Amen to that. 

Some additional caveats: even if you do everything exactly as Jeremy suggests 
below, you're still at risk. And you would be wise not to count on either eBay 
or PayPal to provide much help. If you buy an academic version even though the 
vendor has said it's not, eBay seems to view this as a case of mismatched 
expectations between buyer and seller, which is not its problem. And if you 
attempt to block a credit card payment to PayPal, be prepared for unremitting 
and increasingly unpleasant letters and emails. 

My hard won advice is don't even think about buying software on eBay unless you 
know and trust the vendor. It's not worth the risk.

...Susan


----- Original Message ----
From: Jeremy H. Griffith <jer...@omsys.com>
To: "framers at lists.frameusers.com" <framers at lists.frameusers.com>
Sent: Thursday, May 15, 2008 4:35:42 PM
Subject: Re: What version of Frame to Get Started ?

On Thu, 15 May 2008 15:04:12 -0700, Dov Isaacs <isaacs at adobe.com> wrote:

>Please be careful wrt/ EBay software "purchases" - a large percentage
>of what is hawked on EBay is either pirated or stolen goods. Pirated
>includes simply copying disks and giving you the serial number as well
>as massive CD duplication efforts. In some cases what is being "sold"
>is a copy of a package that already has been upgraded and not eligible
>to be legally transferred to someone else. Before bidding on such an
>item, get proof that it is indeed a legal copy that can be legally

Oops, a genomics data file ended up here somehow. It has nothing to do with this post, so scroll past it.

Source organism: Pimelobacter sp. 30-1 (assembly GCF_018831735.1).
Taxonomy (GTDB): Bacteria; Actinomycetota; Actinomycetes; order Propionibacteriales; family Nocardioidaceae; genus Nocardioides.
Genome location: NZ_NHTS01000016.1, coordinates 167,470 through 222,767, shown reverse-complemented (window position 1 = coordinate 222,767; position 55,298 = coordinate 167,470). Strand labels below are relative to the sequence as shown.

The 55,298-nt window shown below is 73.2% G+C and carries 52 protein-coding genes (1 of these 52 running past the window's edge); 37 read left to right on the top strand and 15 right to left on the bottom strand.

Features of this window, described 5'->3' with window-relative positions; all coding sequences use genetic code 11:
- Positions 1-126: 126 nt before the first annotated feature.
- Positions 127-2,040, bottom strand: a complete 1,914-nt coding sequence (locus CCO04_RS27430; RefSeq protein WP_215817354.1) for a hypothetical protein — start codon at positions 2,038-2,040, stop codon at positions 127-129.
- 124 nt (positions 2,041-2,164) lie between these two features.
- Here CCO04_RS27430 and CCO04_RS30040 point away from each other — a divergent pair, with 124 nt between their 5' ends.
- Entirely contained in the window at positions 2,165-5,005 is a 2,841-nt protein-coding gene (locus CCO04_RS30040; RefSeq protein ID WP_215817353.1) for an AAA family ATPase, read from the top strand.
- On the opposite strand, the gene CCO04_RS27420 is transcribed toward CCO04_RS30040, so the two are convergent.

>transferred. Such information could be obtained from Adobe Customer
>Support given a name and serial number.

+1

If they won't give you the serial number, point out that the SN
is *not* the product key; you couldn't use it against them, unless,
of course, they *are* pirates.  ;-)

Another thing to watch for on eBay is "academic" versions, being
sold either by a student or by an academic vendor who doesn't
require a check of your credentials.  Most of the folks selling
those won't mention this little detail, so *always* ask, publically,
on the auction item's page.  Then, if they lie, you have some 
recourse.  Otherwise you don't.

The vendor *must* identify the item as "new" or "used".  Avoid
the used ones.  Adobe may allow license transfer, but that's not
a sure thing; the package may have been used for an upgrade, for
example.  If they claim "new", and you cannot register with
Adobe because it wasn't, file a claim against them with eBay,
PayPal, *and* your credit-card provider immediately on grounds 
of fraud.  Lots of people have shrinkwrap machines.  ;-)

eBay gives new meaning to "caveat emptor"...

-- Jeremy H. Griffith, at Omni Systems Inc.
  <jeremy at omsys.com>  http://www.omsys.com/
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